Exempt sick leave obligations for cosmetic reasons

Four, we will exempt employers from having to grant paid sick leave and bear medical examination expenses of any employee who chooses to go for treatment for cosmetic purposes. The assessment of whether a treatment is cosmetic or not would be based on the opinion of the medical practitioner performing the examination and providing the appropriate medical certificate.

(III) Enhance Enforcement and Compliance

Thirdly it is on enhancing enforcement and compliance. As we raise employment protection and standards, we also need to correspondingly enhance my Ministry's enforcement ability and the teeth that will accompany that

We propose to put in stiffer penalties for failure to pay salaries. We will introduce a mandatory minimum fine of $3,000 for first-time offenders and $6,000 for repeat offenders. We will also increase the maximum fine from $5,000 to $15,000 for first-time offenders and from $10,000 to $30,000 for repeat offenders. In addition, the maximum composition sum will be increased from $1,000 to $5,000 to bring it in line with the other employment legislation such as the Employment of Foreign Manpower Act (EFMA).

We will also enhance MOM's enforcement and investigatory powers. This includes granting employment inspectors the power to arrest any person reasonably believed to be guilty of the failure to pay salary and to enter workplaces to conduct audits. We will also make individuals, such as directors or partners of companies, more accountable for EA offences committed by the company.

Marriage and Parenthood (M&P) related amendments

Madam, we are also taking the opportunity to make technical amendments to the EA and the Child Development Co-Savings Act (CDCA), associated with the Marriage and Parenthood (M&P) measures announced by DPM Teo Chee Hean in January this year.

The CDCA will be updated to accurately reflect the policy that parents' total child care and extended child care leave is based on their youngest qualifying Singapore Citizen child.

In addition, we will prescribe new formulae in both Acts to facilitate computation of parents' entitlement to maternity, paternity, shared parental or adoption leave to take leave flexibly by days rather than by block weeks if there is mutual agreement.

Timeline

The Bill is proposed to come into effect on 1 April 2014 for most key amendments. For the amendment related to the reduction of the time-bar for retrenchment benefits, this will take effect on 1 April 2015, essentially to provide more time for employers to update their contracts and collective agreements to comply with this new requirement.

A phased approach to introduce payslips

Madam, one issue that received a fair amount of public attention was that of payslips. During our consultations, many members of the public felt that employers should provide payslips to their workers. Indeed, this will raise workers' awareness of their salary entitlements and also protect employers from unsubstantiated claims by their employees. All round I think we all agree this is good HR practice.

However, having said that, we also received strong feedback that many SMEs, especially the smaller ones like retail shops in HDB estates, are not issuing payslips today and would find the process of doing so onerous. We understand their concerns. Not everything, we believe ought to be legislated at once as ultimately, we aim to change behaviour in a sustainable way. We will therefore adopt a pragmatic and phased approach to allow time for businesses to adjust. I just want to clarify that in the main, most businesses are providing payslips. I think the challenge comes really with the small mom-and-pop shops and small companies who will find difficulties in this front.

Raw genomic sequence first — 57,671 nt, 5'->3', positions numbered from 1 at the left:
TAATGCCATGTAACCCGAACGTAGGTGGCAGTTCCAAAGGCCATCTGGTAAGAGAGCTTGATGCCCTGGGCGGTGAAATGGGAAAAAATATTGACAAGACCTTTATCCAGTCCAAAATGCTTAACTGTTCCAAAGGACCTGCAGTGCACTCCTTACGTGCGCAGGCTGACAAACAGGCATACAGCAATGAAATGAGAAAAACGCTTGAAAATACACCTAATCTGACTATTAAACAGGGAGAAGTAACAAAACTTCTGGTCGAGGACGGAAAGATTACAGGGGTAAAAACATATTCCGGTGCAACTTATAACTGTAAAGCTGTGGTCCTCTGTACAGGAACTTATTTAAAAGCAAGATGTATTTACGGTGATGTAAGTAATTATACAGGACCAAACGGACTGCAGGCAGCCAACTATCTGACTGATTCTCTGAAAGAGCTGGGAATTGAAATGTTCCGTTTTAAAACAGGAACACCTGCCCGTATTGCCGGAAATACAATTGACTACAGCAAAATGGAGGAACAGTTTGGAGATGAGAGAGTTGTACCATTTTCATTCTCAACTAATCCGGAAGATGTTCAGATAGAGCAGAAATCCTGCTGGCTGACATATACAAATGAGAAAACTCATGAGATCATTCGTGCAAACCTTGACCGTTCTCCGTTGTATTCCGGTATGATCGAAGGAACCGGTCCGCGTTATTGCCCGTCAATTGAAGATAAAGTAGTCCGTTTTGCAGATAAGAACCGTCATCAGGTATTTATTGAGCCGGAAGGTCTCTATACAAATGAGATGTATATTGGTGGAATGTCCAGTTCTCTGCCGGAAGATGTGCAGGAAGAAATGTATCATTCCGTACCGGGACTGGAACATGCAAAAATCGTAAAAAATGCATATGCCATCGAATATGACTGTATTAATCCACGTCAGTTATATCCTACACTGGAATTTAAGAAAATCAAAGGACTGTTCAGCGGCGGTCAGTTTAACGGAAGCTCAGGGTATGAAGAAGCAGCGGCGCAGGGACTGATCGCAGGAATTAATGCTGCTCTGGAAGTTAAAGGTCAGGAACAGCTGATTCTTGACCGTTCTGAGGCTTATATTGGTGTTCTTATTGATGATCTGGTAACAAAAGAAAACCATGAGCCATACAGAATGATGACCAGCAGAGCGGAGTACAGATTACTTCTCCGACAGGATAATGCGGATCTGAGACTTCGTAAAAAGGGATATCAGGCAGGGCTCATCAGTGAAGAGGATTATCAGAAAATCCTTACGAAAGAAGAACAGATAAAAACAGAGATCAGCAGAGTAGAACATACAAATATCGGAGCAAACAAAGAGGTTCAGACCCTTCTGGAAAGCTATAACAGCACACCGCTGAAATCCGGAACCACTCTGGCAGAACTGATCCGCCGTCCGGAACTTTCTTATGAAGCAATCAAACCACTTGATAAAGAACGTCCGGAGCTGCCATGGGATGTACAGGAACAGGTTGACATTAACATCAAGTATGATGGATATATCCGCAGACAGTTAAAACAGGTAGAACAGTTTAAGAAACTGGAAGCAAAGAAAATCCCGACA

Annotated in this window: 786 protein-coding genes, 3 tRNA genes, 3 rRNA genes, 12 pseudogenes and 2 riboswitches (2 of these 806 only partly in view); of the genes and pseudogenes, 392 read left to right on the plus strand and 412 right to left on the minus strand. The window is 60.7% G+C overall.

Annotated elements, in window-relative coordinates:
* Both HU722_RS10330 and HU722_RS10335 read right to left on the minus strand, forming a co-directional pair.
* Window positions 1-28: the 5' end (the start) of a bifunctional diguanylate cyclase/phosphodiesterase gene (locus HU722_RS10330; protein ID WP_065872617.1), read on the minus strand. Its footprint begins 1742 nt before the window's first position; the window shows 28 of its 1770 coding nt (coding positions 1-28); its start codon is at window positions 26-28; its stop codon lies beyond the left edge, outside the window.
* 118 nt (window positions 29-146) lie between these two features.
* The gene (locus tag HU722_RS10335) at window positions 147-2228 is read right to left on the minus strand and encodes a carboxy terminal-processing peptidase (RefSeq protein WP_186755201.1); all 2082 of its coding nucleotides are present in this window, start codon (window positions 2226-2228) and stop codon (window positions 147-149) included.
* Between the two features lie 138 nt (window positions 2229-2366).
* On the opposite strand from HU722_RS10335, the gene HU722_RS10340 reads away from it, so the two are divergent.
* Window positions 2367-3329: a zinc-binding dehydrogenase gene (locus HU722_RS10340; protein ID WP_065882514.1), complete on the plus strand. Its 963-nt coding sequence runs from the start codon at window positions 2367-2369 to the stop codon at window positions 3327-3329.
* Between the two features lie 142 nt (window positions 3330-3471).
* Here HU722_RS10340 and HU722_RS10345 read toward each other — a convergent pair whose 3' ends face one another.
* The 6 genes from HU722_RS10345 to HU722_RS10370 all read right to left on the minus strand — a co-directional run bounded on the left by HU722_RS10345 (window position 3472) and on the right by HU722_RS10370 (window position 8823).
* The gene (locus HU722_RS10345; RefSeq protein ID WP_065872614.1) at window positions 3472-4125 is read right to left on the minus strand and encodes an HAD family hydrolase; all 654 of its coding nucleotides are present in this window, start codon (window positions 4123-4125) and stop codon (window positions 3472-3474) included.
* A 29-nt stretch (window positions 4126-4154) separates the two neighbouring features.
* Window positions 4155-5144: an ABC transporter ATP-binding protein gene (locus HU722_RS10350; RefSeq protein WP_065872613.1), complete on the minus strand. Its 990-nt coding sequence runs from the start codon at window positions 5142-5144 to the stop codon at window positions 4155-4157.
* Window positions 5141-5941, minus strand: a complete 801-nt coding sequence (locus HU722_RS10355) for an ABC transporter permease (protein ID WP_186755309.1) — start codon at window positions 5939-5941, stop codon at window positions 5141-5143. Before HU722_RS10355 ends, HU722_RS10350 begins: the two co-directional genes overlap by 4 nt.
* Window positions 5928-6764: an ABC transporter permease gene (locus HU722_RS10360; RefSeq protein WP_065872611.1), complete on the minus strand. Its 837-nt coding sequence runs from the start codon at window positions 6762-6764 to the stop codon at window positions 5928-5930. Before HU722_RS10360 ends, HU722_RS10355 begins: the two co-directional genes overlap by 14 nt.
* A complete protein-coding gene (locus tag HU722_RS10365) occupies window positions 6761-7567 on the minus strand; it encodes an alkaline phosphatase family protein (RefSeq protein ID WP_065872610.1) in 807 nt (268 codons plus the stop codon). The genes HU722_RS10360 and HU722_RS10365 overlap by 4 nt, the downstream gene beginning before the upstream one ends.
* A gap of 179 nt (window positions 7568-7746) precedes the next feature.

As a first step, we will issue a set of Tripartite Guidelines by the first half of 2014 to help employers provide payslips and keep employment records for all employees. We will closely monitor the implementation of payslips and employment records before phasing in the requirements over time.

Support for Companies

Madam, even as we seek to raise labour standards, we fully appreciate the anxieties of employers, particularly the smaller ones, about rising compliance costs, because a number of measures are being put in place on the manpower front as well. The Government will provide the necessary support to help them level up their practices. This will be good for employers in the long run. The assistance for companies will come in various forms:

a. MOM is working with the Infocomm Development Authority (or IDA) of Singapore to develop user-friendly tools to help prepare SMEs for the eventual requirements to issue payslips and maintain employment records. We will tailor the support according to the diverse needs of SMEs, and it is indeed very diverse. This will range from providing simple payslip booklets and downloadable templates, to funding support to develop customised solutions. These will be made available by 1st April 2014.

b. We will work with our tripartite partners, SNEF and NTUC to conduct briefings and workshops to communicate the EA changes to employers and employees. In particular, we will be collaborating with SME centres, supported by SPRING, to reach out to SMEs on the EA changes and provide hands-on guidance on the tools available. And we encourage members of this house to do your part as well to reach out to your constituents.

Conclusion

Madam Speaker, we started this important journey to review the Employment Act in April last year. The views and feedback from all stakeholders have helped to make the process more robust. I would like to in particular thank everyone who has contributed to the review, especially NTUC, SNEF, SBF and Members of this House.

The proposed amendments will better protect our workers, raise employment standards and provide employers with the flexibility to manage these changes. It will bolster our efforts to institute good employment norms and develop progressive and good workplaces for our people.

Madam, I beg to move.